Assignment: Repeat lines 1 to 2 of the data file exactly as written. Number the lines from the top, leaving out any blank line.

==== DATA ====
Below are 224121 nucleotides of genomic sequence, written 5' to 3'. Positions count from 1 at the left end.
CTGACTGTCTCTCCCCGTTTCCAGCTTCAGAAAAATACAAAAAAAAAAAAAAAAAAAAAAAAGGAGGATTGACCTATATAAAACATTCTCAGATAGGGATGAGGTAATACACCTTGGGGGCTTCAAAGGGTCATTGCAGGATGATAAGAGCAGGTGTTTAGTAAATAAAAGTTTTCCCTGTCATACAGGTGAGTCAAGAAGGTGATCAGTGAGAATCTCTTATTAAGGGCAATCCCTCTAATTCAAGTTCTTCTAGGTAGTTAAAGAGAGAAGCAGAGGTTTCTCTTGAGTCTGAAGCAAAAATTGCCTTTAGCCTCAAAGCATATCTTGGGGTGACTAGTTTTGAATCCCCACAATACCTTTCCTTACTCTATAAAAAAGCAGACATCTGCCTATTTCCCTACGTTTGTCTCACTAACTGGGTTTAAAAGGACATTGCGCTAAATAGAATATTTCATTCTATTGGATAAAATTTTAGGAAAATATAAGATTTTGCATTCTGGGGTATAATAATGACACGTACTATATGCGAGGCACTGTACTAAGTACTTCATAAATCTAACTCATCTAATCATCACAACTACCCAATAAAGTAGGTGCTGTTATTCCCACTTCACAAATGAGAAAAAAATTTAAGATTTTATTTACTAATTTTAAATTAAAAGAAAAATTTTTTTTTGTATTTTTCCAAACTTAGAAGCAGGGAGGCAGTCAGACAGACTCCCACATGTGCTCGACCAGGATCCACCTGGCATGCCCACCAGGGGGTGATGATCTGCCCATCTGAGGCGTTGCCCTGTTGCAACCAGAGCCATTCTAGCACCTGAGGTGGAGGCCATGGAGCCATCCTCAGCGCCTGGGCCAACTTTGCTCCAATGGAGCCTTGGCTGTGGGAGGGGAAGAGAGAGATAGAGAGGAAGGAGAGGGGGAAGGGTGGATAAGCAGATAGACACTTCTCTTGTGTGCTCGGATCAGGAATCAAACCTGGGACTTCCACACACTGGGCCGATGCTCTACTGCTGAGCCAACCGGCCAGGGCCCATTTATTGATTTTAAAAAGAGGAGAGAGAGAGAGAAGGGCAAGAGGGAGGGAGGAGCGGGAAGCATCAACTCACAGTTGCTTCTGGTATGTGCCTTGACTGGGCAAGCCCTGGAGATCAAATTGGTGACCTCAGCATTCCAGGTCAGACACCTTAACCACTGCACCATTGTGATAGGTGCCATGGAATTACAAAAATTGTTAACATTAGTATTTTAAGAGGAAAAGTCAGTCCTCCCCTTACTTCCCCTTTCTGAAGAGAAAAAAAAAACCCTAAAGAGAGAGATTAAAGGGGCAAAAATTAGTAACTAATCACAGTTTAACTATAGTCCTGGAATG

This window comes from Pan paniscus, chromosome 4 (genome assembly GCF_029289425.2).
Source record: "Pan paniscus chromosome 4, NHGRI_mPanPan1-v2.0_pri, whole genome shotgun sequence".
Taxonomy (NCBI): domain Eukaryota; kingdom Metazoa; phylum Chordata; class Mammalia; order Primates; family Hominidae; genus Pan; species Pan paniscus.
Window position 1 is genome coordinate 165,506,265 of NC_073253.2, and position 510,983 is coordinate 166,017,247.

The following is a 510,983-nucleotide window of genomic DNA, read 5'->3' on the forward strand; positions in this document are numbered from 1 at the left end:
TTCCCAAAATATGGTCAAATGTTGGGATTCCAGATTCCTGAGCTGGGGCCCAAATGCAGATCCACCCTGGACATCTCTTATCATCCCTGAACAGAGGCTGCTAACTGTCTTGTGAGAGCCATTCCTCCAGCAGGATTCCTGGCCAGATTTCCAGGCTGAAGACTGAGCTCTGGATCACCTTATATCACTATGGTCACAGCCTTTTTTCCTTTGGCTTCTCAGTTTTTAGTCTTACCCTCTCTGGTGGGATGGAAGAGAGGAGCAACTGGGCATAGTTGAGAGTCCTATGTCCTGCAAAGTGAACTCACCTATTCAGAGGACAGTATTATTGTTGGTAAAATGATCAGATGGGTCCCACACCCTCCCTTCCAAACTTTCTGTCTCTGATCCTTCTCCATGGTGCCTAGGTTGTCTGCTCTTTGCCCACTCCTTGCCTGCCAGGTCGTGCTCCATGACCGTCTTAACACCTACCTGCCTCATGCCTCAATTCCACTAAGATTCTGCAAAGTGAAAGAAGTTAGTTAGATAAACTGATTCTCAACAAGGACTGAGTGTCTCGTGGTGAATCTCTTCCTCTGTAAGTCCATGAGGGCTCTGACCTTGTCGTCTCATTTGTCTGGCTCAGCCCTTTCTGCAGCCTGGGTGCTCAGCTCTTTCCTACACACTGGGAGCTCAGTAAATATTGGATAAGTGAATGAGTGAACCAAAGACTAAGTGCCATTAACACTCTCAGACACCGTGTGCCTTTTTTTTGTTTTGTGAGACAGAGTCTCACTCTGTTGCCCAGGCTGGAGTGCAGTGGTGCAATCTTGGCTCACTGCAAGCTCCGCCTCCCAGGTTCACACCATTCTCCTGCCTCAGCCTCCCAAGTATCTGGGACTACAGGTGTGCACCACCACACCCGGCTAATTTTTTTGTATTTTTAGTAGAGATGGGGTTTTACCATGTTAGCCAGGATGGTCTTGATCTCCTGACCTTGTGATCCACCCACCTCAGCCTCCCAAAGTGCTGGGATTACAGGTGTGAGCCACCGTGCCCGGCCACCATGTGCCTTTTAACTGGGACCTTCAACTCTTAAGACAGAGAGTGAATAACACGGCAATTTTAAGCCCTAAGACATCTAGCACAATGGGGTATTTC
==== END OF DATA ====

Below are 224121 nucleotides of genomic sequence, written 5' to 3'. Positions count from 1 at the left end.
CTGACTGTCTCTCCCCGTTTCCAGCTTCAGAAAAATACAAAAAAAAAAAAAAAAAAAAAAAAGGAGGATTGACCTATATAAAACATTCTCAGATAGGGATGAGGTAATACACCTTGGGGGCTTCAAAGGGTCATTGCAGGATGATAAGAGCAGGTGTTTAGTAAATAAAAGTTTTCCCTGTCATACAGGTGAGTCAAGAAGGTGATCAGTGAGAATCTCTTATTAAGGGCAATCCCTCTAATTCAAGTTCTTCTAGGTAGTTAAAGAGAGAAGCAGAGGTTTCTCTTGAGTCTGAAGCAAAAATTGCCTTTAGCCTCAAAGCATATCTTGGGGTGACTAGTTTTGAATCCCCACAATACCTTTCCTTACTCTATAAAAAAGCAGACATCTGCCTATTTCCCTACGTTTGTCTCACTAACTGGGTTTAAAAGGACATTGCGCTAAATAGAATATTTCATTCTATTGGATAAAATTTTAGGAAAATATAAGATTTTGCATTCTGGGGTATAATAATGACACGTACTATATGCGAGGCACTGTACTAAGTACTTCATAAATCTAACTCATCTAATCATCACAACTACCCAATAAAGTAGGTGCTGTTATTCCCACTTCACAAATGAGAAAAAAATTTAAGATTTTATTTACTAATTTTAAATTAAAAGAAAAATTTTTTTTTGTATTTTTCCAAACTTAGAAGCAGGGAGGCAGTCAGACAGACTCCCACATGTGCTCGACCAGGATCCACCTGGCATGCCCACCAGGGGGTGATGATCTGCCCATCTGAGGCGTTGCCCTGTTGCAACCAGAGCCATTCTAGCACCTGAGGTGGAGGCCATGGAGCCATCCTCAGCGCCTGGGCCAACTTTGCTCCAATGGAGCCTTGGCTGTGGGAGGGGAAGAGAGAGATAGAGAGGAAGGAGAGGGGGAAGGGTGGATAAGCAGATAGACACTTCTCTTGTGTGCTCGGATCAGGAATCAAACCTGGGACTTCCACACACTGGGCCGATGCTCTACTGCTGAGCCAACCGGCCAGGGCCCATTTATTGATTTTAAAAAGAGGAGAGAGAGAGAGAAGGGCAAGAGGGAGGGAGGAGCGGGAAGCATCAACTCACAGTTGCTTCTGGTATGTGCCTTGACTGGGCAAGCCCTGGAGATCAAATTGGTGACCTCAGCATTCCAGGTCAGACACCTTAACCACTGCACCATTGTGATAGGTGCCATGGAATTACAAAAATTGTTAACATTAGTATTTTAAGAGGAAAAGTCAGTCCTCCCCTTACTTCCCCTTTCTGAAGAGAAAAAAAAAACCCTAAAGAGAGAGATTAAAGGGGCAAAAATTAGTAACTAATCACAGTTTAACTATAGTCCTGGAATG